The princess bride, p.4
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       The Princess Bride, p.4

           William Goldman

  "Dear Mr. Goldman: Thank you for the book. I have not had time yet to read it, but I am sure it is a fine endeavor. I of course remember you. I remember all my students. Yours sincerely, Antonia Roginski."

  What a crusher. She didn't remember me at all. I sat there holding the note, rocked. People don't remember me. Really. It's not any paranoid thing; I just have this habit of slipping through memories. It doesn't bother me all that much, except I guess that's a lie; it does. For some reason, I test very high on forgettability.

  So when Miss Roginski sent me that note making her just like everyone else, I was glad she'd never gotten married, I'd never liked her anyway, she'd always been a rotten teacher, and it served her right her first name was Antonia.

  "I didn't mean it," I said out loud right then. I was alone in my one-room job on Manhattan's glamorous West Side and talking to myself. "I'm sorry, I'm sorry," I went on. "You got to believe that, Miss Roginski."

  What had happened, of course, was that I'd finally seen the postscript. It was on the back of the thank-you note and what it said was, "Idiot. Not even the immortal S. Morgenstern could feel more parental than I."

  S. Morgenstern! The Princess Bride. She remembered!


  1941. Autumn. I'm a little cranky because my radio won't get the football games. Northwestern is playing Notre Dame, it starts at one, and by one-thirty I can't get the game. Music, news, soap operas, everything, but not the biggie. I call for my mother. She comes. I tell her my radio's busted, I can't find Northwestern--Notre Dame. She says, you mean the football? Yes yes yes, I say. It's Friday, she says; I thought they played on Saturday.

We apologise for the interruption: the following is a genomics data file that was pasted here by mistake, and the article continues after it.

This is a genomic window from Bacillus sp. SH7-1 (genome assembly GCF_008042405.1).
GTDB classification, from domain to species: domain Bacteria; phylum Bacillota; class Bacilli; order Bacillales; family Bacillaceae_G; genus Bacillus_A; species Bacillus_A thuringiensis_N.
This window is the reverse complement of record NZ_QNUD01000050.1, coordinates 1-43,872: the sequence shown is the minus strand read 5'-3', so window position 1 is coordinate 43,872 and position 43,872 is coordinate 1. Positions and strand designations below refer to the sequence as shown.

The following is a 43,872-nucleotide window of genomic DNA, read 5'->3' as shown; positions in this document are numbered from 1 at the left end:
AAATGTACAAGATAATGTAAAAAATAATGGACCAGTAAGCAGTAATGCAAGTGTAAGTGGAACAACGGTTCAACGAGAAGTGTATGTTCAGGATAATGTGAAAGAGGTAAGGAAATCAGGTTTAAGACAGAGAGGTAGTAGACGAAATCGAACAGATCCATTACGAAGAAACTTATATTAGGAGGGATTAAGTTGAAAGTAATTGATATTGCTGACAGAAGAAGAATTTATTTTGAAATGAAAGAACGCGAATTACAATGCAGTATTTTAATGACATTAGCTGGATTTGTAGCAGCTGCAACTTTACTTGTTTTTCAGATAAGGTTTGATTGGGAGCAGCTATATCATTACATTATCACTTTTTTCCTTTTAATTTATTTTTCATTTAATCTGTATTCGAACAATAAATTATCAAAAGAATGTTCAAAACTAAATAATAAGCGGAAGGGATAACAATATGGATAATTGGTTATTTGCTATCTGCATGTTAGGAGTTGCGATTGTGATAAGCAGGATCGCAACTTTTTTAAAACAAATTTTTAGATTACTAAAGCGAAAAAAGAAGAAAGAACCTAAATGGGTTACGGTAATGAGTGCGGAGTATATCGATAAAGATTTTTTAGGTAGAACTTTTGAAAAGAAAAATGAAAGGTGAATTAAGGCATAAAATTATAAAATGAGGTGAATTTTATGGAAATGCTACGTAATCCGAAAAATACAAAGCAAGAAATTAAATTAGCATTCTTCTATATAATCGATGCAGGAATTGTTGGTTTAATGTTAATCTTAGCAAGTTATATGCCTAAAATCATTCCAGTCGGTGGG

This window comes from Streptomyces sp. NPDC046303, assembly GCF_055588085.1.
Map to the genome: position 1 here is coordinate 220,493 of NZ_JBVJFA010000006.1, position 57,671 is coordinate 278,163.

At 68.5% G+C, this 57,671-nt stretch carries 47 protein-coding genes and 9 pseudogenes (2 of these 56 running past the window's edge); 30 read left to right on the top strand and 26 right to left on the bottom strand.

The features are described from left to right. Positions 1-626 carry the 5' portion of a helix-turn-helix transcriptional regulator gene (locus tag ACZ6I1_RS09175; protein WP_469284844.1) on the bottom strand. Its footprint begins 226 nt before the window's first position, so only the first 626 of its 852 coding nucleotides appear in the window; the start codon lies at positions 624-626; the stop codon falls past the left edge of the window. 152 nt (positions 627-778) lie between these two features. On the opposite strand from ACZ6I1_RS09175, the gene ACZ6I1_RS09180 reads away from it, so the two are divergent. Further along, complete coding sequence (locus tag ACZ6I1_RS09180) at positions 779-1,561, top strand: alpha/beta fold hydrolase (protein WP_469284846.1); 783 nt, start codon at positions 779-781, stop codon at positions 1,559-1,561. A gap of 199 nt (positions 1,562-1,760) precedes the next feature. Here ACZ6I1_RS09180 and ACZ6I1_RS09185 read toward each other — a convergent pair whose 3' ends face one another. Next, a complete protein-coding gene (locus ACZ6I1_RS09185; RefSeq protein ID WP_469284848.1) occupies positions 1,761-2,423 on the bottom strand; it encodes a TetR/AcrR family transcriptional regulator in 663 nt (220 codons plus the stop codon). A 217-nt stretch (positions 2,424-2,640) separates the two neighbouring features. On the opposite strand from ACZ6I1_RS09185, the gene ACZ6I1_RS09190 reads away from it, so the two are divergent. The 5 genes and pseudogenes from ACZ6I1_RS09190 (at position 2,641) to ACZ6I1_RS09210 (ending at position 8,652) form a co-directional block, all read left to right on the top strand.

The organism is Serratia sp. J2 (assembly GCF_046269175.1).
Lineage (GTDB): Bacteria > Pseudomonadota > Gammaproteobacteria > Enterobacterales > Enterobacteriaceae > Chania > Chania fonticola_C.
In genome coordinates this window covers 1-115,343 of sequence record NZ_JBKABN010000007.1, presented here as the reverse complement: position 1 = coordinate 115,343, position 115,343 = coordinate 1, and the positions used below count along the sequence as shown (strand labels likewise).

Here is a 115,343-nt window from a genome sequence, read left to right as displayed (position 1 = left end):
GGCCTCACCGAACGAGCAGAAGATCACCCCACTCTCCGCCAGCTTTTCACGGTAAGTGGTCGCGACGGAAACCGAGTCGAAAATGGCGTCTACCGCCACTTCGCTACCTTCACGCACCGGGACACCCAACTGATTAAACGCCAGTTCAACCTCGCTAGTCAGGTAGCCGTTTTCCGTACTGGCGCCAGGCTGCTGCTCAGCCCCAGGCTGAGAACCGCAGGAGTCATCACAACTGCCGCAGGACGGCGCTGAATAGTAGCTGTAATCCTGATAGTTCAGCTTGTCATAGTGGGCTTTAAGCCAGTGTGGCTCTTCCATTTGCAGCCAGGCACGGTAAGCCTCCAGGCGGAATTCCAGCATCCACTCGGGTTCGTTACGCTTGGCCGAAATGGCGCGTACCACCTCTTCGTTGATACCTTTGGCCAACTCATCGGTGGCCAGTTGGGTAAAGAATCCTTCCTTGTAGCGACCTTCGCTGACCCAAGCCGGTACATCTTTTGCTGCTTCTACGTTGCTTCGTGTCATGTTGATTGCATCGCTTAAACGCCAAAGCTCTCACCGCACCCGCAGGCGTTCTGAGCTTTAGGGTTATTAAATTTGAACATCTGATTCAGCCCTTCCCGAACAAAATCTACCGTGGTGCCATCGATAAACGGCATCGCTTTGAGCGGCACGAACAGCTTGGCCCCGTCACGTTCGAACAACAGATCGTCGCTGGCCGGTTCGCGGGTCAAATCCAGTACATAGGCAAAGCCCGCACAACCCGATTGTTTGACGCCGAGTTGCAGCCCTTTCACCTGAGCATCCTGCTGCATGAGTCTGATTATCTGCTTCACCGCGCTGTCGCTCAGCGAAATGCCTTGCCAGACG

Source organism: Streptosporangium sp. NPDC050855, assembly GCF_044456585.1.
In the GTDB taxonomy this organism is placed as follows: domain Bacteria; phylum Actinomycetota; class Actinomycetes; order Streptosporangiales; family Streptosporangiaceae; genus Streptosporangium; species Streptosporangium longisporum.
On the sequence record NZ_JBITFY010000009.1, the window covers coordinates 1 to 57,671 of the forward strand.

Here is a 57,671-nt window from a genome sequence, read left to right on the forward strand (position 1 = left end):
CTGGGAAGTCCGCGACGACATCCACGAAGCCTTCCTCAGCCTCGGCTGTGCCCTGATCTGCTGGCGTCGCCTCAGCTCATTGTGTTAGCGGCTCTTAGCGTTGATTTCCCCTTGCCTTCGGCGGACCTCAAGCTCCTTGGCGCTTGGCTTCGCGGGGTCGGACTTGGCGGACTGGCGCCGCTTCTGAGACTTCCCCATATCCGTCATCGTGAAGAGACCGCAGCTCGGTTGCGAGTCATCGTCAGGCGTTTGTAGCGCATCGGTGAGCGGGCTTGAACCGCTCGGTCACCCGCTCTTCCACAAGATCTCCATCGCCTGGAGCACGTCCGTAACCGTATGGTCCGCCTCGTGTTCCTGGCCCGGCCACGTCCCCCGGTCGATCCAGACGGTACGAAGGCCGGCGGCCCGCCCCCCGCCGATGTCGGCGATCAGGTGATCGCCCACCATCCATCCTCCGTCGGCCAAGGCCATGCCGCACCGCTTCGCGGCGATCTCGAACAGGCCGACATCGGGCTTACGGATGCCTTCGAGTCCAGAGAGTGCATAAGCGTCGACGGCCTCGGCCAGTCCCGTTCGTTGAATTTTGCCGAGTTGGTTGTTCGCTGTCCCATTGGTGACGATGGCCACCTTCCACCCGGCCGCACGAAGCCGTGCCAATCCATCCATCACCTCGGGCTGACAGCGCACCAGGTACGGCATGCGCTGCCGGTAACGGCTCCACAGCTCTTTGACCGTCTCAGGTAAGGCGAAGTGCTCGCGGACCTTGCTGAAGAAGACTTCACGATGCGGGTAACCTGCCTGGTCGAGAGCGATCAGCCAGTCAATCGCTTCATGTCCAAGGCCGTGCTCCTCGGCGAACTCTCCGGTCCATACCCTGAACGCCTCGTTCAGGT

Am I an idiot!

  I lie back, listening to the soaps, and after a little I try finding it again, and my stupid radio will pick up every Chicago station except the one carrying the football game. I really holler now, and again my mother tears in. I'm gonna heave this radio right out the window, I say; it won't get it, it won't get it, I cannot make it get it. Get what? she says. The football game, I say; how dumb are you, the gaaaaame. Saturday, and watch your tongue, young man, she says--I already told you, it's Friday. She goes again.

  Was there ever so ample a dunce?

  Humiliated, I flick around on my trusty Zenith, trying to find the football game. It was so frustrating I was lying there sweating and my stomach felt crazy and I was pounding the top of the radio to make it work right and that was how they discovered I was delirious with pneumonia.

  Pneumonia today is not what it once was, especially when I had it. Ten days or so in the hospital and then home for the long recuperating period. I guess it was three more weeks in bed, a month maybe. No energy, no games even. I just was this lump going through a strength-gathering time, period.

  Which is how you have to think of me when I came upon The Princess Bride.

  It was my first night home. Drained; still one sick cookie. My father came in, I thought to say good night. He sat on the end of my bed. "Chapter One. The Bride," he said.